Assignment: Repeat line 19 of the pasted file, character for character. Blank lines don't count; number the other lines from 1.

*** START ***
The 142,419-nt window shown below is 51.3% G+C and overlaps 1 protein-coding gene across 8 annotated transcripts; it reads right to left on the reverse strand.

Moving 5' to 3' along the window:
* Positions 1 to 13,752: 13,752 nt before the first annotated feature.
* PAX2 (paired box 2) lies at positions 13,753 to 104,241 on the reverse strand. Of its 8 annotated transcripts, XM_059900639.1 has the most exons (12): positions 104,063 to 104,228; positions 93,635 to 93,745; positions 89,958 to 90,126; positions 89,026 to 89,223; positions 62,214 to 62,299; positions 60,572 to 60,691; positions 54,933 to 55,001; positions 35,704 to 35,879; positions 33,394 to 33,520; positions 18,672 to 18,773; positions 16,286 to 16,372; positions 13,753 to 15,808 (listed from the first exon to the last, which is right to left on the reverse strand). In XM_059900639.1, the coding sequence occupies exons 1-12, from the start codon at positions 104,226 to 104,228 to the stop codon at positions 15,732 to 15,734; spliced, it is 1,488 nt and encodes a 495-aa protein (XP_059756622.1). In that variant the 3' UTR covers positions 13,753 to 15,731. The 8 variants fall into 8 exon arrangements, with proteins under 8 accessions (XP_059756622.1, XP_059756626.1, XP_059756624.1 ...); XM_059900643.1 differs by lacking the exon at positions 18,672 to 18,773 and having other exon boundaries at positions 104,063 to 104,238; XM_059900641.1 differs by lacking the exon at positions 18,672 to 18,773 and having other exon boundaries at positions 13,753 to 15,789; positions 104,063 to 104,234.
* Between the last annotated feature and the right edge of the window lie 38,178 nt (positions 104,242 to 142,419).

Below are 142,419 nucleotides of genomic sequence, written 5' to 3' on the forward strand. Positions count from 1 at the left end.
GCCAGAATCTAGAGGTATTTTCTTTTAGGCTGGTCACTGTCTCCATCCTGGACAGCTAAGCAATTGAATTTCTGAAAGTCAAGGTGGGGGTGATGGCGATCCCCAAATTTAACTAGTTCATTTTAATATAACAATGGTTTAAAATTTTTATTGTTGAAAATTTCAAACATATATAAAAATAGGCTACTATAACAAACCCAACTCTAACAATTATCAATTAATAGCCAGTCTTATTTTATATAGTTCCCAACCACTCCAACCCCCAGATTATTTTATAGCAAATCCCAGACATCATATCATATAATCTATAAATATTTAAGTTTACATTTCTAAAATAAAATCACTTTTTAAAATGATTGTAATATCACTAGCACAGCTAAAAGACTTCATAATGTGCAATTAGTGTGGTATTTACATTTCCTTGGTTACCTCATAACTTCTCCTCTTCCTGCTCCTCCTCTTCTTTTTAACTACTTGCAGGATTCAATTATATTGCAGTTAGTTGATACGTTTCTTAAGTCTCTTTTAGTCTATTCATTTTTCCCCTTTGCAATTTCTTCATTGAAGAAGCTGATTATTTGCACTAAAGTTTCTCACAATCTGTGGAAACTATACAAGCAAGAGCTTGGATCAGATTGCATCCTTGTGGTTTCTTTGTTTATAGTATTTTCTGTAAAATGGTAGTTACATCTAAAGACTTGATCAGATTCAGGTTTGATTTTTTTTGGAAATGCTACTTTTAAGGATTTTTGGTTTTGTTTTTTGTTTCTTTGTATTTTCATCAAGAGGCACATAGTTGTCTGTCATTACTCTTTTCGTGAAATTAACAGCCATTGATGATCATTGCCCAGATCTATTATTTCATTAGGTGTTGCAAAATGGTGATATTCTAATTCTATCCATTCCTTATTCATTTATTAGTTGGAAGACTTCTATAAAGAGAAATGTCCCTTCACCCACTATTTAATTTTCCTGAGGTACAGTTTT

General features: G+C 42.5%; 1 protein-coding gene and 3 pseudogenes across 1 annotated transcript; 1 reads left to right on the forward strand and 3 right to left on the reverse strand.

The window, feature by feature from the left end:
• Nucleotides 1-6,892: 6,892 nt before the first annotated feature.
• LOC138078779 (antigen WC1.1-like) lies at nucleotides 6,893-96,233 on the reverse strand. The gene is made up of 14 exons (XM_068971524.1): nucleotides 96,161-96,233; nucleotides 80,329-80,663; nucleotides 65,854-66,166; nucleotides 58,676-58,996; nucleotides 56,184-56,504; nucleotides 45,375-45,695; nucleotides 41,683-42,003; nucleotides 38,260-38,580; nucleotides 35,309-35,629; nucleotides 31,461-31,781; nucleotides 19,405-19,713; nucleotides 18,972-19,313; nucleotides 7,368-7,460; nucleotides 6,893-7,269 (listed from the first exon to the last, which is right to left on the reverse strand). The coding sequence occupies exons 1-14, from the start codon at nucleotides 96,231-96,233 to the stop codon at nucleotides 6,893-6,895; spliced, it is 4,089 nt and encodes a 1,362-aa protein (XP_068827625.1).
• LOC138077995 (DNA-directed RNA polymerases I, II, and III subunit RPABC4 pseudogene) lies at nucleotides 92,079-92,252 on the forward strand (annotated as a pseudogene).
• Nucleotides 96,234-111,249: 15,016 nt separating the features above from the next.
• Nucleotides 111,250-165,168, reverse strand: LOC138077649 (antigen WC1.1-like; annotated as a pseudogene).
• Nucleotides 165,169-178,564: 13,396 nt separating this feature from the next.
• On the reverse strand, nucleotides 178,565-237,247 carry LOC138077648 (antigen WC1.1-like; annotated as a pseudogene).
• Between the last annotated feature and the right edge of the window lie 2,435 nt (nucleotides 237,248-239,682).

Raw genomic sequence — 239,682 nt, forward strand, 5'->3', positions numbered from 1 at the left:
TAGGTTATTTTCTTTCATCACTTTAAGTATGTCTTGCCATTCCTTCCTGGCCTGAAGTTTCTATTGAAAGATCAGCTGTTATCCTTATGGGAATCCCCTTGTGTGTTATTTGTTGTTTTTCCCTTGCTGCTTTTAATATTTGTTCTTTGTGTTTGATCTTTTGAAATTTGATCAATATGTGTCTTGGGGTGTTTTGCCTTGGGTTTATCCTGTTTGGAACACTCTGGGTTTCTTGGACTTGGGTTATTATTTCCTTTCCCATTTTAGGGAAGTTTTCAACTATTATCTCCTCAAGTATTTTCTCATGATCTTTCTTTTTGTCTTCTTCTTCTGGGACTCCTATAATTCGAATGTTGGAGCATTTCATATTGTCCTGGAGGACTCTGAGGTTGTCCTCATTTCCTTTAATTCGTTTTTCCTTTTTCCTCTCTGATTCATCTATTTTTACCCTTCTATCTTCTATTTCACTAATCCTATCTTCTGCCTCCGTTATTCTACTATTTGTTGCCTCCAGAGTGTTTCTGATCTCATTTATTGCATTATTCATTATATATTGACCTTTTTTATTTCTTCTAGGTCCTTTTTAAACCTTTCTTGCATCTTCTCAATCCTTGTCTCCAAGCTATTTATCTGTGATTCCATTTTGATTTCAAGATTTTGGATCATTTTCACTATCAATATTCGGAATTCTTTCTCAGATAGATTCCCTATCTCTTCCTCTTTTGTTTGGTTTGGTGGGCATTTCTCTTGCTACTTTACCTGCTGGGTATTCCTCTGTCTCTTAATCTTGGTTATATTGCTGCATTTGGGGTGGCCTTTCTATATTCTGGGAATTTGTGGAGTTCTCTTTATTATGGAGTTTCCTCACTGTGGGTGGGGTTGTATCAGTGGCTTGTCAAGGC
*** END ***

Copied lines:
TAGGTTATTTTCTTTCATCACTTTAAGTATGTCTTGCCATTCCTTCCTGGCCTGAAGTTTCTATTGAAAGATCAGCTGTTATCCTTATGGGAATCCCCTTGTGTGTTATTTGTTGTTTTTCCCTTGCTGCTTTTAATATTTGTTCTTTGTGTTTGATCTTTTGAAATTTGATCAATATGTGTCTTGGGGTGTTTTGCCTTGGGTTTATCCTGTTTGGAACACTCTGGGTTTCTTGGACTTGGGTTATTATTTCCTTTCCCATTTTAGGGAAGTTTTCAACTATTATCTCCTCAAGTATTTTCTCATGATCTTTCTTTTTGTCTTCTTCTTCTGGGACTCCTATAATTCGAATGTTGGAGCATTTCATATTGTCCTGGAGGACTCTGAGGTTGTCCTCATTTCCTTTAATTCGTTTTTCCTTTTTCCTCTCTGATTCATCTATTTTTACCCTTCTATCTTCTATTTCACTAATCCTATCTTCTGCCTCCGTTATTCTACTATTTGTTGCCTCCAGAGTGTTTCTGATCTCATTTATTGCATTATTCATTATATATTGACCTTTTTTATTTCTTCTAGGTCCTTTTTAAACCTTTCTTGCATCTTCTCAATCCTTGTCTCCAAGCTATTTATCTGTGATTCCATTTTGATTTCAAGATTTTGGATCATTTTCACTATCAATATTCGGAATTCTTTCTCAGATAGATTCCCTATCTCTTCCTCTTTTGTTTGGTTTGGTGGGCATTTCTCTTGCTACTTTACCTGCTGGGTATTCCTCTGTCTCTTAATCTTGGTTATATTGCTGCATTTGGGGTGGCCTTTCTATATTCTGGGAATTTGTGGAGTTCTCTTTATTATGGAGTTTCCTCACTGTGGGTGGGGTTGTATCAGTGGCTTGTCAAGGC